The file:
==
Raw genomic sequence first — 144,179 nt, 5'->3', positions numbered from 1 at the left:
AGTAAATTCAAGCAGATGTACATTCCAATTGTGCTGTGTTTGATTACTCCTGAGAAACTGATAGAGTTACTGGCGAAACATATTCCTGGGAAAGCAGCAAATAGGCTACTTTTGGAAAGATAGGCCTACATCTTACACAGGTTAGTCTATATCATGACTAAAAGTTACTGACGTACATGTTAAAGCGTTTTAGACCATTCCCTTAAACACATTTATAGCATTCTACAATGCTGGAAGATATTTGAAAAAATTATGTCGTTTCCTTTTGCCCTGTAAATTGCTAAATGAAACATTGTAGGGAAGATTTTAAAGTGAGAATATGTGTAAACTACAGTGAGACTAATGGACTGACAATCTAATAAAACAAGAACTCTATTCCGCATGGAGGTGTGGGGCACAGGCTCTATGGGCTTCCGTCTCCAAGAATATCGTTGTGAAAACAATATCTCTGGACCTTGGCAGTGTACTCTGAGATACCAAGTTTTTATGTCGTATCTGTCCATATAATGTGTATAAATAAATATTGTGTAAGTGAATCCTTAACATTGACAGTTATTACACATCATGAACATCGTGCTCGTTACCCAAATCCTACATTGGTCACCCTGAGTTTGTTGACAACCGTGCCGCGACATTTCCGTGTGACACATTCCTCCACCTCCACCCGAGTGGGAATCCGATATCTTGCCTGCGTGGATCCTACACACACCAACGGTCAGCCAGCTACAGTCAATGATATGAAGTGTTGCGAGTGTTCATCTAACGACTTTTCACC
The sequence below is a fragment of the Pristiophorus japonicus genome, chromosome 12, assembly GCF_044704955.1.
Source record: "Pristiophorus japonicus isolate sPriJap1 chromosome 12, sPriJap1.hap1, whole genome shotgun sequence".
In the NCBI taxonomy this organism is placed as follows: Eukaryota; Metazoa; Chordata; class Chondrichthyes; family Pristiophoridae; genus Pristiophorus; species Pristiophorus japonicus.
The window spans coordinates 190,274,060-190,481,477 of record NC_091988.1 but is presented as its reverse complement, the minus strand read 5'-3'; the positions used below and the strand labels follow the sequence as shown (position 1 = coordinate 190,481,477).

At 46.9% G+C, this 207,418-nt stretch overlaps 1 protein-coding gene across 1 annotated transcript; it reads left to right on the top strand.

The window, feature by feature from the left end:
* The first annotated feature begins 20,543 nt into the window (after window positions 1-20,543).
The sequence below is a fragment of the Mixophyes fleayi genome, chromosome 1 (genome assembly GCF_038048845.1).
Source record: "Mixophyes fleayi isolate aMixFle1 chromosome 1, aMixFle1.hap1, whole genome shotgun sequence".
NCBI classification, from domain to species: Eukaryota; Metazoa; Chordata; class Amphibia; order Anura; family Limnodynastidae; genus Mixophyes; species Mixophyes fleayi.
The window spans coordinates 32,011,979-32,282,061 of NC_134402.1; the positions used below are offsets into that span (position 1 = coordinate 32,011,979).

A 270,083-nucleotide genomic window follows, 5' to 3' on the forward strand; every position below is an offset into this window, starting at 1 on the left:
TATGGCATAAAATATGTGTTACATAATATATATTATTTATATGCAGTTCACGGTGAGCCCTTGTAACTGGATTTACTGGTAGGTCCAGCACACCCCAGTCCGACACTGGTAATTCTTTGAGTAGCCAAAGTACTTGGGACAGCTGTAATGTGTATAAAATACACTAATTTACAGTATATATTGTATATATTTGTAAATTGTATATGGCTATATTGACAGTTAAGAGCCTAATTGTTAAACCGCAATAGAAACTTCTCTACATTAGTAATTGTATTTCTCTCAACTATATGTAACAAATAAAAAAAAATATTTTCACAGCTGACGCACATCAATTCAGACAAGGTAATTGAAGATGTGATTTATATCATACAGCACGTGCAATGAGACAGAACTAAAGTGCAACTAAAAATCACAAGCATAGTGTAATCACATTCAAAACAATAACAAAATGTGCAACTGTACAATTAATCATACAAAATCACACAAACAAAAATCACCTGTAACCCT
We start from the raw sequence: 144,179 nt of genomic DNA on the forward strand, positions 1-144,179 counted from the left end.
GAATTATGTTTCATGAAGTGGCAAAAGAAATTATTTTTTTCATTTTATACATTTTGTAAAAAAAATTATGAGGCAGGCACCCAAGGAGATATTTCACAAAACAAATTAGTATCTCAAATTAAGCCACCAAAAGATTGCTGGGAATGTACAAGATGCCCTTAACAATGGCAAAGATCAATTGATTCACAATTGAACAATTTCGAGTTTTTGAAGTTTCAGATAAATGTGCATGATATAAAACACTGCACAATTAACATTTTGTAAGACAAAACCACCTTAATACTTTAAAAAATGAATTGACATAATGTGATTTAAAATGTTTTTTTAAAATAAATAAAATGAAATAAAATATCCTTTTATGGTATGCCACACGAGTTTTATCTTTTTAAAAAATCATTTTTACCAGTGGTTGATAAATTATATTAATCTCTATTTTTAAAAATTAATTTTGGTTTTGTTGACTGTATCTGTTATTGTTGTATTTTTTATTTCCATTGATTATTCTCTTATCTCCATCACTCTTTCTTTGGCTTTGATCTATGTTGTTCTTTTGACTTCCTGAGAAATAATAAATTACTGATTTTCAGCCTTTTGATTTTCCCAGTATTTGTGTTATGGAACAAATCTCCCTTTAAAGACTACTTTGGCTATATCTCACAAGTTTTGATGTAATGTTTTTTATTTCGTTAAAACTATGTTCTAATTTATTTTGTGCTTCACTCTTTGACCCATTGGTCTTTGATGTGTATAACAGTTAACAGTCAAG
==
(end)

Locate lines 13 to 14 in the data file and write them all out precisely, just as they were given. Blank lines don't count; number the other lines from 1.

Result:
The window spans coordinates 32,011,979-32,282,061 of NC_134402.1; the positions used below are offsets into that span (position 1 = coordinate 32,011,979).

A 270,083-nucleotide genomic window follows, 5' to 3' on the forward strand; every position below is an offset into this window, starting at 1 on the left: